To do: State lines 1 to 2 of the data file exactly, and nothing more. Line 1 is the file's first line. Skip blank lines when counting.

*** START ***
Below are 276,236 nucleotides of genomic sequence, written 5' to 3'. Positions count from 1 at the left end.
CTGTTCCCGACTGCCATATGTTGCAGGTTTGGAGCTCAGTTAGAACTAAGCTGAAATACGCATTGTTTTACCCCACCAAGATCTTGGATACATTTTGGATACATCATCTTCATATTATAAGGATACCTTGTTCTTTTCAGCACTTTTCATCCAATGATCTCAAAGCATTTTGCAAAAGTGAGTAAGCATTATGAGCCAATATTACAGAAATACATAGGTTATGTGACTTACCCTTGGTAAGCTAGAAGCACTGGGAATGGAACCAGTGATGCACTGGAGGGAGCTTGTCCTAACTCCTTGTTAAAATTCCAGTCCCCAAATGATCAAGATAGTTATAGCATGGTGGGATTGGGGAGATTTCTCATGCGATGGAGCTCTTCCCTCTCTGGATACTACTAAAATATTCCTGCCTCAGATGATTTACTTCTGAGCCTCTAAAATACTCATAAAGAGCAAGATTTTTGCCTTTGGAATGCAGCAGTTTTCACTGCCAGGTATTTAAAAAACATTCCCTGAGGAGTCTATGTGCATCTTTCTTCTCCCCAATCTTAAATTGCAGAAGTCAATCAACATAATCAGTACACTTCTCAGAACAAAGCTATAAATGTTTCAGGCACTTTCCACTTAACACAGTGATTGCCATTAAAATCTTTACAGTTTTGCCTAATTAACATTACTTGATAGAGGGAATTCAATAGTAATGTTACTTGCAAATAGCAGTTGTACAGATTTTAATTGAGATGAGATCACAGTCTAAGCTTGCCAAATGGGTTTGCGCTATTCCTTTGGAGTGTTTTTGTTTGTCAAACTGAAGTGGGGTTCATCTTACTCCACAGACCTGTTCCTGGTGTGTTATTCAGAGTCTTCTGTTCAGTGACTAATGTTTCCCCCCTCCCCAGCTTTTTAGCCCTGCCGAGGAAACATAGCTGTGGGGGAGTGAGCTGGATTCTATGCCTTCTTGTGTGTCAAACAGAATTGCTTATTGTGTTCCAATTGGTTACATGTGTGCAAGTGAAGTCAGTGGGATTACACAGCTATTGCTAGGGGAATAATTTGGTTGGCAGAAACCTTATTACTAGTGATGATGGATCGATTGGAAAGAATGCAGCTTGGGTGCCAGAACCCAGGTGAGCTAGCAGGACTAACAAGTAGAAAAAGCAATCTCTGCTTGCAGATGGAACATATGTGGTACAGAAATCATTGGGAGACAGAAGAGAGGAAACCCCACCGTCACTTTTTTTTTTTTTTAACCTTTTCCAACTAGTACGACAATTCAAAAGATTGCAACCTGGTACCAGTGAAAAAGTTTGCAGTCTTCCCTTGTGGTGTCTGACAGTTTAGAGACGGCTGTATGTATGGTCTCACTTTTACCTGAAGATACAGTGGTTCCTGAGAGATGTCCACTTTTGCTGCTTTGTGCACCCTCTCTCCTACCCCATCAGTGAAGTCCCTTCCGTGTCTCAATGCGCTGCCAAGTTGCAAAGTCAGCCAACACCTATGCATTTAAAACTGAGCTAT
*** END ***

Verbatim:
Below are 276,236 nucleotides of genomic sequence, written 5' to 3'. Positions count from 1 at the left end.
CTGTTCCCGACTGCCATATGTTGCAGGTTTGGAGCTCAGTTAGAACTAAGCTGAAATACGCATTGTTTTACCCCACCAAGATCTTGGATACATTTTGGATACATCATCTTCATATTATAAGGATACCTTGTTCTTTTCAGCACTTTTCATCCAATGATCTCAAAGCATTTTGCAAAAGTGAGTAAGCATTATGAGCCAATATTACAGAAATACATAGGTTATGTGACTTACCCTTGGTAAGCTAGAAGCACTGGGAATGGAACCAGTGATGCACTGGAGGGAGCTTGTCCTAACTCCTTGTTAAAATTCCAGTCCCCAAATGATCAAGATAGTTATAGCATGGTGGGATTGGGGAGATTTCTCATGCGATGGAGCTCTTCCCTCTCTGGATACTACTAAAATATTCCTGCCTCAGATGATTTACTTCTGAGCCTCTAAAATACTCATAAAGAGCAAGATTTTTGCCTTTGGAATGCAGCAGTTTTCACTGCCAGGTATTTAAAAAACATTCCCTGAGGAGTCTATGTGCATCTTTCTTCTCCCCAATCTTAAATTGCAGAAGTCAATCAACATAATCAGTACACTTCTCAGAACAAAGCTATAAATGTTTCAGGCACTTTCCACTTAACACAGTGATTGCCATTAAAATCTTTACAGTTTTGCCTAATTAACATTACTTGATAGAGGGAATTCAATAGTAATGTTACTTGCAAATAGCAGTTGTACAGATTTTAATTGAGATGAGATCACAGTCTAAGCTTGCCAAATGGGTTTGCGCTATTCCTTTGGAGTGTTTTTGTTTGTCAAACTGAAGTGGGGTTCATCTTACTCCACAGACCTGTTCCTGGTGTGTTATTCAGAGTCTTCTGTTCAGTGACTAATGTTTCCCCCCTCCCCAGCTTTTTAGCCCTGCCGAGGAAACATAGCTGTGGGGGAGTGAGCTGGATTCTATGCCTTCTTGTGTGTCAAACAGAATTGCTTATTGTGTTCCAATTGGTTACATGTGTGCAAGTGAAGTCAGTGGGATTACACAGCTATTGCTAGGGGAATAATTTGGTTGGCAGAAACCTTATTACTAGTGATGATGGATCGATTGGAAAGAATGCAGCTTGGGTGCCAGAACCCAGGTGAGCTAGCAGGACTAACAAGTAGAAAAAGCAATCTCTGCTTGCAGATGGAACATATGTGGTACAGAAATCATTGGGAGACAGAAGAGAGGAAACCCCACCGTCACTTTTTTTTTTTTTTAACCTTTTCCAACTAGTACGACAATTCAAAAGATTGCAACCTGGTACCAGTGAAAAAGTTTGCAGTCTTCCCTTGTGGTGTCTGACAGTTTAGAGACGGCTGTATGTATGGTCTCACTTTTACCTGAAGATACAGTGGTTCCTGAGAGATGTCCACTTTTGCTGCTTTGTGCACCCTCTCTCCTACCCCATCAGTGAAGTCCCTTCCGTGTCTCAATGCGCTGCCAAGTTGCAAAGTCAGCCAACACCTATGCATTTAAAACTGAGCTAT